I'm putting this link up on the front page because I think it is important.
The next time someone takes a pot shot at Tony Dungy or praises Larry Coyer too much, remind them that our D isn't that much better than it was before.
Sometimes the story simply writes itself. The Indianapolis Colts, long an offense-first team with a history of early playoff flame outs, make the Super Bowl after their new head coach jettisons the long-time defensive coordinator to bring in a more diverse and aggressive scheme. The players fill up reporters' notebooks with quotes about how they are finally attacking opposing defenses rather than passively playing their previous coach's antiquated Tampa-2. Thus, the defense must be better. The problem is that, objectively, the Colts defense under first-year coordinator Larry Coyer is no better than it has been in recent seasons
Again, though, this theory fails to survive objective examination. According to Football Outsiders' DVOA, the Colts defense under previous coordinator Ron Meeks had been "above average" in six of the seven playoff games it has played since 2005. The one exception was the loss to San Diego in the 2007 postseason, when Dwight Freeney was injured. This year, the Colts defense dominated the Baltimore Ravens, but it played a very bad first half against a mediocre New York Jets offense, leading to the second worst defensive performance by a Colts' defense in the playoffs since the 2005 season. Even their dominating performance against Baltimore in this year's divisional round does not have a single-game DVOA rating quite as high as the 2006 defense's domination of those same Ravens.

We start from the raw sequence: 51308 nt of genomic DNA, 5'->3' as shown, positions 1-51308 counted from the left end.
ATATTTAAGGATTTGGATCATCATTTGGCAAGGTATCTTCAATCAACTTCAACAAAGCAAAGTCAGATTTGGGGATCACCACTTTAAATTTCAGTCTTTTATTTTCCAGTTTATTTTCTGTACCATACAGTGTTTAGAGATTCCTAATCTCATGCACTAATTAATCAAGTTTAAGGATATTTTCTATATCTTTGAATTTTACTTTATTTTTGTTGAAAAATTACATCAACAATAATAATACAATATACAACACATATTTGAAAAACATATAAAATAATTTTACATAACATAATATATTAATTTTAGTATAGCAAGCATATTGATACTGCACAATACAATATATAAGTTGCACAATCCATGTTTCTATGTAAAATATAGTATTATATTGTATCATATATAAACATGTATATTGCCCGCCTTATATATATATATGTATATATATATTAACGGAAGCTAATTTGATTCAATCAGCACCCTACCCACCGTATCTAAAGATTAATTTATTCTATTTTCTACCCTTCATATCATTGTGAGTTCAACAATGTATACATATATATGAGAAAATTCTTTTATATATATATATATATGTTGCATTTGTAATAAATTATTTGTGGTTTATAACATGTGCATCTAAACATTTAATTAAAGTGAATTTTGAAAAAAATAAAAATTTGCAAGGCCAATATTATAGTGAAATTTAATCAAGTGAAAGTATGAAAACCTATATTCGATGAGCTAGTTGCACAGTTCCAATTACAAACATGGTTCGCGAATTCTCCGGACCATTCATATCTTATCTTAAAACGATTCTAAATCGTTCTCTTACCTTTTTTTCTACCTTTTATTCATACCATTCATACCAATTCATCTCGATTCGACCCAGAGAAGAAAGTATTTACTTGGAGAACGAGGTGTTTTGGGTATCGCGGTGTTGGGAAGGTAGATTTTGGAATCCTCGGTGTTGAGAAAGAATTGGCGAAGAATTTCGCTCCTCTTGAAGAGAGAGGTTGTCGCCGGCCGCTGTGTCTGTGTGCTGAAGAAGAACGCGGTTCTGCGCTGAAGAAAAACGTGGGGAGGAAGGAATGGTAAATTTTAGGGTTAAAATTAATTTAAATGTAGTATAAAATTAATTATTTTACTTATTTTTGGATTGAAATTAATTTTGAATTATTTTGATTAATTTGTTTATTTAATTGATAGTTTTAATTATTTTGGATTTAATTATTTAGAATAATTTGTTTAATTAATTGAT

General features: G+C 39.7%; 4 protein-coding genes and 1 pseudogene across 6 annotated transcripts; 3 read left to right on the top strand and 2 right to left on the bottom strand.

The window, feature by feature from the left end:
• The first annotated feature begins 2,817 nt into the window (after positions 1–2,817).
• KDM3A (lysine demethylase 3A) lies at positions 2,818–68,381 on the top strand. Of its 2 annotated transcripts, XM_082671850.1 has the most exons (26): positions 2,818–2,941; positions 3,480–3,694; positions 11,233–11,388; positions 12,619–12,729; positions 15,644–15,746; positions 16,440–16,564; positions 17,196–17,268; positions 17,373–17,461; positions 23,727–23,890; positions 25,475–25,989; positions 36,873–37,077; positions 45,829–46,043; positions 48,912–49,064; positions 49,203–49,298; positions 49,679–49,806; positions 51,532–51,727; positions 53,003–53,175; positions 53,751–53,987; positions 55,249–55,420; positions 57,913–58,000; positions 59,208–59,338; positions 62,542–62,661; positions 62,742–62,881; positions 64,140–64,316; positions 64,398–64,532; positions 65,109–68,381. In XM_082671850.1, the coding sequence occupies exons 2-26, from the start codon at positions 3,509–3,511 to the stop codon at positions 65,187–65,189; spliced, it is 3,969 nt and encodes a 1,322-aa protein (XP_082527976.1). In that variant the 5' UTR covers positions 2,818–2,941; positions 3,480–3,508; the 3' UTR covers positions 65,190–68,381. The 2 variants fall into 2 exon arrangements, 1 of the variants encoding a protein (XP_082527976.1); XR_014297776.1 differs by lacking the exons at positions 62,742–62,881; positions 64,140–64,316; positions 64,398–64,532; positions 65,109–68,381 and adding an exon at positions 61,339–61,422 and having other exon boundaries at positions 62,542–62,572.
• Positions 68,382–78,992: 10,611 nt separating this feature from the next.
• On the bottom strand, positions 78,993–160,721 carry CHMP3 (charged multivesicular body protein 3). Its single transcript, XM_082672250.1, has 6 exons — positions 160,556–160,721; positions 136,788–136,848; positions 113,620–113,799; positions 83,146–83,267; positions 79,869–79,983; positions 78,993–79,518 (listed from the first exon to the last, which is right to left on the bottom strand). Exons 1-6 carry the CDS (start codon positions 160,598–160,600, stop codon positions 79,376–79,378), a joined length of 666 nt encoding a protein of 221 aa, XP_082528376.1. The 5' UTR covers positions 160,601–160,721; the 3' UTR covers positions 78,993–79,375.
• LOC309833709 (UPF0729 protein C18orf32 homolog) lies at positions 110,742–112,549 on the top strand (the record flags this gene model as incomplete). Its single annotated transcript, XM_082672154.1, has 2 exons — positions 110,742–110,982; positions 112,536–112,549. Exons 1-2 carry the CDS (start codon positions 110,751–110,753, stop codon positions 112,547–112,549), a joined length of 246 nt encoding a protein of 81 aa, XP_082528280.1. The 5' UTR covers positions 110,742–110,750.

This conclusion is hard to reconcile with certain preconceived notions we have about the relative merit of variety. It seems self-evident that defensive variety is a virtue, leading to increased preparation time by opposing coaches and increasing the likelihood of confusing the opponent's quarterback. For instance, in 2002, after Dungy left the Tampa Bay Buccaneers, that defense diversified its scheme a little bit and moved from very good to historically great. The Colts, however, have not improved despite the diversification.
The article goes on to point out that the Colts really haven't altered their core philolsophy radically. In fact, I'd say what improvement there is stems from having better players than last year. Though the Colts have struggled with secondary issues this year, Tim Jennings has mostly been relegated to the second or third corner. Clint Session is a full year better as are the DTs. On top of everything else, McAfee has added touchbacks to the arsenal which greatly help the defense.
Better players not better coaching are what have made the difference this year.